March 27, 2015

‘United in our diversity’: Woman’s story, archbishop’s message show how Church is blessed by African-born Catholics

A choir representing both English-speaking and French-speaking members of the African Catholic Community adds vibrancy to the African Catholic Mass celebrated on March 14 at SS. Peter and Paul Cathedral in Indianapolis. (Photo by Victoria Arthur)

A choir representing both English-speaking and French-speaking members of the African Catholic Community adds vibrancy to the African Catholic Mass celebrated on March 14 at SS. Peter and Paul Cathedral in Indianapolis. (Photo by Victoria Arthur)

By Victoria Arthur (Special to The Criterion)

Christine Kateregga’s voice rang out in six languages, including her native Luganda, as the processional hymn filled SS. Peter and Paul Cathedral in Indianapolis with joyful sounds.

Drums and dancing accompanied the entrance hymn, “We Are Walking in the Light of God,” at the Mass that opened the African Gathering hosted by the archdiocese on March 14.

For choir member Kateregga, that song held special significance. Throughout her life, especially in the darkest moments, she said the Catholic Church has always walked with her. And her experiences reflect the kind of personal, culturally sensitive pastoral care that is among the goals outlined by the archdiocese at the event.

“I have been through everything,” said Kateregga, treasurer of the archdiocesan African Catholic Ministry, which hosted the African Gathering. “If not for the Church, I don’t know if I could have made it.”

Born and raised in Uganda, Kateregga nearly lost her life during the brutal regime of Idi Amin in the 1970s, when Christians were harshly persecuted. She came to the United States as a college student in 1982, facing a pregnancy and an uncertain future. After an unexpected turn took her from Boston to Bloomington, the lifelong Catholic was embraced by the communities of St. Charles Borromeo Parish and St. Paul Catholic Center. Church members at St. Paul not only made her feel at home, they literally found her a home with a Nigerian family as she prepared for the birth of her daughter.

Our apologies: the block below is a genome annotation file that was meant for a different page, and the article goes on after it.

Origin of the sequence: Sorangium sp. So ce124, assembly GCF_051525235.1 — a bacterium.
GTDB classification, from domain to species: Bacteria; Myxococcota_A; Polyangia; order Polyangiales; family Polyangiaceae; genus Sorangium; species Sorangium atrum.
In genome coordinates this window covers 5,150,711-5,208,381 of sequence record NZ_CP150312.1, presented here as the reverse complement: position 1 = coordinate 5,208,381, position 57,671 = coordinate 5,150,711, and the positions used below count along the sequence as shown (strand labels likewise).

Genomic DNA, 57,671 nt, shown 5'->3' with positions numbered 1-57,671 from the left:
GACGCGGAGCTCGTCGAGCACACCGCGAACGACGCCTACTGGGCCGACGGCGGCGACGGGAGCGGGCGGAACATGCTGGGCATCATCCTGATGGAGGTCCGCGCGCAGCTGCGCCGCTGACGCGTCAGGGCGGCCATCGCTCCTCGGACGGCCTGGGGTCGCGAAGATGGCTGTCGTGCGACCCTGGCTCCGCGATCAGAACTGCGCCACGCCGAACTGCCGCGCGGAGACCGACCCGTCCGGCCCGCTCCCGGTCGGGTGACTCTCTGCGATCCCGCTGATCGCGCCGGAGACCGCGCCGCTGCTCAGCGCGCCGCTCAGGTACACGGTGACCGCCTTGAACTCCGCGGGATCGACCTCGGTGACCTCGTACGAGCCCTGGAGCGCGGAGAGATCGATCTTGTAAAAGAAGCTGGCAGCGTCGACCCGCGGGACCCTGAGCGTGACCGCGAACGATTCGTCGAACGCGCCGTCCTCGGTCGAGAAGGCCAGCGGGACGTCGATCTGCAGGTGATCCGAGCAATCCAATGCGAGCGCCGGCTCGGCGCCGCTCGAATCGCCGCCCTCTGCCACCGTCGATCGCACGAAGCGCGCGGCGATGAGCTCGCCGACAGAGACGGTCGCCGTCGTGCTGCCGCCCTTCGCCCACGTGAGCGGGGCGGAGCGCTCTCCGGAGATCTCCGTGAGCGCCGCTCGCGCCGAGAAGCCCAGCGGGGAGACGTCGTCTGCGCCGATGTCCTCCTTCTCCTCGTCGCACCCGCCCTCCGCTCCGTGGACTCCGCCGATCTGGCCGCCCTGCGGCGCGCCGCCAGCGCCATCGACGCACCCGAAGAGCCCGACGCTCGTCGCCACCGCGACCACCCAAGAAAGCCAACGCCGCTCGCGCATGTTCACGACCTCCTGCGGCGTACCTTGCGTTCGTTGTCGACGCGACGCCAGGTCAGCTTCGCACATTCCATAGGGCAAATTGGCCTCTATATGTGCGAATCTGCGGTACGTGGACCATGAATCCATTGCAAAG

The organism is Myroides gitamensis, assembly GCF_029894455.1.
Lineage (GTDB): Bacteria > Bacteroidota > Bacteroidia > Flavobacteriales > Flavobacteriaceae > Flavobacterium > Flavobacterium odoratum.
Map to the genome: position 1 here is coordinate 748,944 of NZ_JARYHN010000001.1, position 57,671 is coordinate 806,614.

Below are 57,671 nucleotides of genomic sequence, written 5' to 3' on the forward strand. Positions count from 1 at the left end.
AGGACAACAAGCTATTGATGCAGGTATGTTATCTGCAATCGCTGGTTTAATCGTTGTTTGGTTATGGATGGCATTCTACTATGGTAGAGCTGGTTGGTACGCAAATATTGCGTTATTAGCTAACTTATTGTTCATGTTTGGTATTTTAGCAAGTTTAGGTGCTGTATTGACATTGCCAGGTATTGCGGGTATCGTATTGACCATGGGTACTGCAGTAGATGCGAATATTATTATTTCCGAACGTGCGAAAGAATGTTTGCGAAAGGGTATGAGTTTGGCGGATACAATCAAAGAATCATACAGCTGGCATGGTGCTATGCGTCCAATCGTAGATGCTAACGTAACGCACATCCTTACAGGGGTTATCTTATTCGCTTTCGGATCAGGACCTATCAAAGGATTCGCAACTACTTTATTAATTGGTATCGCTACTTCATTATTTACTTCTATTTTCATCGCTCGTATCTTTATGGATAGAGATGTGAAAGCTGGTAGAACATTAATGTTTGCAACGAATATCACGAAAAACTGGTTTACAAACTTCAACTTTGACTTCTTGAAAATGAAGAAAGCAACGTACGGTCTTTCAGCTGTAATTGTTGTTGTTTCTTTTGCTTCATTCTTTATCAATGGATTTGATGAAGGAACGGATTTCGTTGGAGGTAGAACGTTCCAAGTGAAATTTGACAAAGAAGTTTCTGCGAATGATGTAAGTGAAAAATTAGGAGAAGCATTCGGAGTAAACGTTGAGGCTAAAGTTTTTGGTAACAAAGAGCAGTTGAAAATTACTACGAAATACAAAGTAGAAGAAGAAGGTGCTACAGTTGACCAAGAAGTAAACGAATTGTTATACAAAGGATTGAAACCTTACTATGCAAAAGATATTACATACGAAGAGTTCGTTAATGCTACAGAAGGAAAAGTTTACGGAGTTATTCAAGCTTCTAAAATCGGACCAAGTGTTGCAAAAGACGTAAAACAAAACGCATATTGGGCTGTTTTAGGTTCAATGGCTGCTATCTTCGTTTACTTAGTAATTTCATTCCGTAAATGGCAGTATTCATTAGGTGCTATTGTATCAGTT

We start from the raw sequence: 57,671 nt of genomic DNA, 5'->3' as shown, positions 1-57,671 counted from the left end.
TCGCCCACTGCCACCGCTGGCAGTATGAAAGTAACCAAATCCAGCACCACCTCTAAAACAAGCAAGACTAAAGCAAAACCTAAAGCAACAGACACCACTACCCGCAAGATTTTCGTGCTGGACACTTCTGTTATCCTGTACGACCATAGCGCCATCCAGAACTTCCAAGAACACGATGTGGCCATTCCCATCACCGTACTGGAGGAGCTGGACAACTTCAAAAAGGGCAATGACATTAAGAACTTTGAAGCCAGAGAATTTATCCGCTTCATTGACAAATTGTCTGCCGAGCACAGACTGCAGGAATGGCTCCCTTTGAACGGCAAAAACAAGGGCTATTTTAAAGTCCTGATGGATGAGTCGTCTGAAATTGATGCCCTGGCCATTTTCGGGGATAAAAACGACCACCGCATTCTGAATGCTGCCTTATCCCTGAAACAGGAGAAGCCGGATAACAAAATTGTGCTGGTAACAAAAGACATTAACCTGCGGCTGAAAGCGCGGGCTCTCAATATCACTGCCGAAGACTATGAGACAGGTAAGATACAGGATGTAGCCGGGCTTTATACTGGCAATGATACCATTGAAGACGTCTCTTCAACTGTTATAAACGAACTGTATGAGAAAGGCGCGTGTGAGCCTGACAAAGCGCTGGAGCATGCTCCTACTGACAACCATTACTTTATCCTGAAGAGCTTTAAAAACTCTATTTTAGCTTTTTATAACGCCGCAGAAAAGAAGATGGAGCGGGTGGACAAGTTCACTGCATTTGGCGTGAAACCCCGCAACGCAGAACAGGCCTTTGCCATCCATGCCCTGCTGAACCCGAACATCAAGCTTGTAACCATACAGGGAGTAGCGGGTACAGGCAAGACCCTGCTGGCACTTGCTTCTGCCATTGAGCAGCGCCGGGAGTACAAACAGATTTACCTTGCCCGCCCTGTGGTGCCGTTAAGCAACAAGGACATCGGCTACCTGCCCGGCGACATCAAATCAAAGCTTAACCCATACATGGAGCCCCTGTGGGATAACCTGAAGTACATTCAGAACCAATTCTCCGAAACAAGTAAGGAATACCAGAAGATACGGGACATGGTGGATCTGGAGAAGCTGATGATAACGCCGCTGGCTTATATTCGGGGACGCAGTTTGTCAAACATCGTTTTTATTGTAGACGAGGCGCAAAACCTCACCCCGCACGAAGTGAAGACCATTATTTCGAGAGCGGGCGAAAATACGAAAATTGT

Later, her education and career in finance brought her to Indianapolis, where she has been an active member of several parishes. In March 2013, the mother of two lost her son to suicide. Once again, her Church family—both her current parish of Holy Spirit and the broader African Catholic community—stepped in to help her cope.

This is exactly the kind of pastoral care that Pope Francis has called for at the local level of the Church, according to Franciscan Brother Moises Gutierrez, director of intercultural ministry in the archdiocese and a key planner of the African Gathering.

“We want to respond to our call to embrace what Pope Francis calls a ‘culture of encounter,’ in which we welcome, appreciate and walk with every ethnic and cultural community in the archdiocese,” Brother Moises said.

“We believe that every one of these communities has a lot to offer the archdiocese, enriching all of us with their religiosity, values, traditions, history and life. Part of our mission is also to help the archdiocese become more aware of the ethnic and cultural diversity present in the archdiocese.”